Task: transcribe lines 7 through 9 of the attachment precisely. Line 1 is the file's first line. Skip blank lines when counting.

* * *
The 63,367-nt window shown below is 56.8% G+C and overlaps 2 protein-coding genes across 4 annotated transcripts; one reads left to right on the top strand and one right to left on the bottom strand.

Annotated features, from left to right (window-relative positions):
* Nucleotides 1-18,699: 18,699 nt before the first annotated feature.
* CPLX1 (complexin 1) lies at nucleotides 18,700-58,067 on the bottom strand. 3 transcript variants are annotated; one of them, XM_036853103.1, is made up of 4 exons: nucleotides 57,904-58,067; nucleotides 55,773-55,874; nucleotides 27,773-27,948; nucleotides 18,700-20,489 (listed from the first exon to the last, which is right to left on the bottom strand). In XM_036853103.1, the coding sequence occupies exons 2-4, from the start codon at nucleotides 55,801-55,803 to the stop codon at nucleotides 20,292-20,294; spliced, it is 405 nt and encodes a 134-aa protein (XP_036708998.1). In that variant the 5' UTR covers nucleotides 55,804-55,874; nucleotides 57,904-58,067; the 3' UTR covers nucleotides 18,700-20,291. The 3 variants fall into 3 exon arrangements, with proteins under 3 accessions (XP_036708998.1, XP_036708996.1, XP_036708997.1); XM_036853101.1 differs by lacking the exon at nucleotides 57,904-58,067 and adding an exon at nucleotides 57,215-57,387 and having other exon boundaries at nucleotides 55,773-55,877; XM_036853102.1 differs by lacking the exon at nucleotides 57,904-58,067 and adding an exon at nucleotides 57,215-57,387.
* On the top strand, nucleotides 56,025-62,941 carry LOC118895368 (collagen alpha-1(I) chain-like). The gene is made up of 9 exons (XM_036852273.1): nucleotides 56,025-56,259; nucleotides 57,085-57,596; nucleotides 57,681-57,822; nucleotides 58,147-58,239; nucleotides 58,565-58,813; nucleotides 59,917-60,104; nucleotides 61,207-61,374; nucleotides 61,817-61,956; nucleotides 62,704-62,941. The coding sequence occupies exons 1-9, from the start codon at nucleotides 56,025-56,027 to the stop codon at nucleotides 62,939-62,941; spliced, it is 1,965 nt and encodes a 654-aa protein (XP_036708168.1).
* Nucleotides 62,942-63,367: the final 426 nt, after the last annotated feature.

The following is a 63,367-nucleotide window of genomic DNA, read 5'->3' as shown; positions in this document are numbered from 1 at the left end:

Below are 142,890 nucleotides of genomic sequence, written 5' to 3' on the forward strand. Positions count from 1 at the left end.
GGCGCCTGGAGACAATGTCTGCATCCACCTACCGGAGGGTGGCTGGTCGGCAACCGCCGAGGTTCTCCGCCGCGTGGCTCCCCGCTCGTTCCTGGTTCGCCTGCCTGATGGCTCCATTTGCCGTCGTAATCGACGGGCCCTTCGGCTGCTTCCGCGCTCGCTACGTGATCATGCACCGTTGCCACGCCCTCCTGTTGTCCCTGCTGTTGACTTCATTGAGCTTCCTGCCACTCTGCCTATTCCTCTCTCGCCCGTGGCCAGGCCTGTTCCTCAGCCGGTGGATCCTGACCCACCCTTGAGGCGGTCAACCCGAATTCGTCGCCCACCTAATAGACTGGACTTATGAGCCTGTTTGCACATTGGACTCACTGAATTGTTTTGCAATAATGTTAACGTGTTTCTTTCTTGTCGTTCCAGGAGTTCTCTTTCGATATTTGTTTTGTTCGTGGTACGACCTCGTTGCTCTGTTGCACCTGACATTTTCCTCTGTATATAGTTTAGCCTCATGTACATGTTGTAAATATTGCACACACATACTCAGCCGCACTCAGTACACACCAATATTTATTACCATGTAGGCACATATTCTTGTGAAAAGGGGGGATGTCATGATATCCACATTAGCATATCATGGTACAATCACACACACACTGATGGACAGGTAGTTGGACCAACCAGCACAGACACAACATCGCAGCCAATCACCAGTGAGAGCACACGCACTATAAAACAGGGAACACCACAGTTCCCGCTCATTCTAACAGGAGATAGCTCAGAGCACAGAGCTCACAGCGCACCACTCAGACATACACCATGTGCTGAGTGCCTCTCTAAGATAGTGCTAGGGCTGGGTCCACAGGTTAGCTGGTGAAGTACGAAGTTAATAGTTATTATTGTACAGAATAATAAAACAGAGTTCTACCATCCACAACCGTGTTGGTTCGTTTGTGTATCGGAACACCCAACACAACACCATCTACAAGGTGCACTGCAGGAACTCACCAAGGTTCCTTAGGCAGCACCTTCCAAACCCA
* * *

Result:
The following is a 63,367-nucleotide window of genomic DNA, read 5'->3' as shown; positions in this document are numbered from 1 at the left end:

Below are 142,890 nucleotides of genomic sequence, written 5' to 3' on the forward strand. Positions count from 1 at the left end.
GGCGCCTGGAGACAATGTCTGCATCCACCTACCGGAGGGTGGCTGGTCGGCAACCGCCGAGGTTCTCCGCCGCGTGGCTCCCCGCTCGTTCCTGGTTCGCCTGCCTGATGGCTCCATTTGCCGTCGTAATCGACGGGCCCTTCGGCTGCTTCCGCGCTCGCTACGTGATCATGCACCGTTGCCACGCCCTCCTGTTGTCCCTGCTGTTGACTTCATTGAGCTTCCTGCCACTCTGCCTATTCCTCTCTCGCCCGTGGCCAGGCCTGTTCCTCAGCCGGTGGATCCTGACCCACCCTTGAGGCGGTCAACCCGAATTCGTCGCCCACCTAATAGACTGGACTTATGAGCCTGTTTGCACATTGGACTCACTGAATTGTTTTGCAATAATGTTAACGTGTTTCTTTCTTGTCGTTCCAGGAGTTCTCTTTCGATATTTGTTTTGTTCGTGGTACGACCTCGTTGCTCTGTTGCACCTGACATTTTCCTCTGTATATAGTTTAGCCTCATGTACATGTTGTAAATATTGCACACACATACTCAGCCGCACTCAGTACACACCAATATTTATTACCATGTAGGCACATATTCTTGTGAAAAGGGGGGATGTCATGATATCCACATTAGCATATCATGGTACAATCACACACACACTGATGGACAGGTAGTTGGACCAACCAGCACAGACACAACATCGCAGCCAATCACCAGTGAGAGCACACGCACTATAAAACAGGGAACACCACAGTTCCCGCTCATTCTAACAGGAGATAGCTCAGAGCACAGAGCTCACAGCGCACCACTCAGACATACACCATGTGCTGAGTGCCTCTCTAAGATAGTGCTAGGGCTGGGTCCACAGGTTAGCTGGTGAAGTACGAAGTTAATAGTTATTATTGTACAGAATAATAAAACAGAGTTCTACCATCCACAACCGTGTTGGTTCGTTTGTGTATCGGAACACCCAACACAACACCATCTACAAGGTGCACTGCAGGAACTCACCAAGGTTCCTTAGGCAGCACCTTCCAAACCCA